Some background: When Rev. Franklin Graham went to Iraq in 2003, his very presence there caused alarm that he would promote a false U.S. image of wanting to convert Muslims to Christianity. He didn’t help his cause when he called Islam a “wicked” religion. In 2005, incorrect news that a Koran was used in Guantanamo Bay interrogations sparked riots in which 15 people died.

Reporters – with that background in memory -- wanted to know if other top administration officials shared the alarming concern that Petraeus had expressed.

On Wednesday, when asked for her reaction, Secretary of State Hillary Clinton said it was “un-American”, becoming the highest-ranking official to comment on the issue. With thousands of NATO troops also under threat, Secretary General Anders Fogh Rasmussen, visiting Washington, said "such actions are in strong contradiction with all the values that we stand for and fight for." 

Then the Pope made a statement. Angelina Jolie made a statement. CNN reported Hamas leader Ismail Haniya called Jones a "religious criminal." Other condemnations came from the United Nations Secretary-General Ban Ki-moon, Israeli Prime Minister Benjamin Netanyahu, Afghan President Hamid Karzai, Indonesian President Susilo Bambang Yudhoyono, Senate Minority Leader Mitch McConnell, R-Kentucky, Florida Gov. Charlie Crist.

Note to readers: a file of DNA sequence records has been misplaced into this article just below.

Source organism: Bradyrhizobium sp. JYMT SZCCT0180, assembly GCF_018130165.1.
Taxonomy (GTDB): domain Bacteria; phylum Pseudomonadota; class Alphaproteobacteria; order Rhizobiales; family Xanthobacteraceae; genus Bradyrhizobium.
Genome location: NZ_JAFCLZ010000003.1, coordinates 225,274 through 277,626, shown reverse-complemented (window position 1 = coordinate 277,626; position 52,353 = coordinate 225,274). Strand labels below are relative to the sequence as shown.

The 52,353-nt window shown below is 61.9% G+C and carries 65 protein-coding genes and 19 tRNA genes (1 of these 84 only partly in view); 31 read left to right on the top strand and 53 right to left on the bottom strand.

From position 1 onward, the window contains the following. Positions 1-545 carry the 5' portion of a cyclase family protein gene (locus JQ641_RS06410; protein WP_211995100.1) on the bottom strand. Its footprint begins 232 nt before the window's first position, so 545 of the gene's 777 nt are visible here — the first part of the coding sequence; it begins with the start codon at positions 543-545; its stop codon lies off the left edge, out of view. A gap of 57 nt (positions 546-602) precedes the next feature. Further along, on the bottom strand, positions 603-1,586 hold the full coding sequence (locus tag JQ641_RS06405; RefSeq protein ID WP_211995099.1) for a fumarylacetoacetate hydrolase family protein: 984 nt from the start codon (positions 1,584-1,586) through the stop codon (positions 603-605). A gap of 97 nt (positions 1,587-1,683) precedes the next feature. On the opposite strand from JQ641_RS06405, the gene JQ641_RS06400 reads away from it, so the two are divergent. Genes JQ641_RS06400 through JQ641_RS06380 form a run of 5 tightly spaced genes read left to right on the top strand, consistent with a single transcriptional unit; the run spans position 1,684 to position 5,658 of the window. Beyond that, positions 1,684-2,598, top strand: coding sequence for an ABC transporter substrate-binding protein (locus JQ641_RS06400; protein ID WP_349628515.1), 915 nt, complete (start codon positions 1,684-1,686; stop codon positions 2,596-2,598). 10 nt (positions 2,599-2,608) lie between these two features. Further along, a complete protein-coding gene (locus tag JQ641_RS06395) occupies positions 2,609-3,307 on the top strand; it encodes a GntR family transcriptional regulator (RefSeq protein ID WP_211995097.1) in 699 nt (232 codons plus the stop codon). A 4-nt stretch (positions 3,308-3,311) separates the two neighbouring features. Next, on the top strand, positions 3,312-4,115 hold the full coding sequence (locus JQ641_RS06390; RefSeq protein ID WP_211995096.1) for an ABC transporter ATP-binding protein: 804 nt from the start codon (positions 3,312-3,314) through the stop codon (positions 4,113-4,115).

Iran’s Grand Ayatollah Lotfollah Safi Golpayegani said something.  So did a Taliban spokesman. 

All of that happened during the otherwise news doldrums of Labor Day week, amid more discontent over the Islamic cultural center planned for downtown New York.

“There’s something going on out there in which all this polling shows that people are still in a kind of delayed trauma from 9/11 and there’s not a good understanding of Islam in the country, and so we are - as a country we overreact,” Shanahan said. “And when the country overreacts then the press over reacts.”

So….Who hyped whom?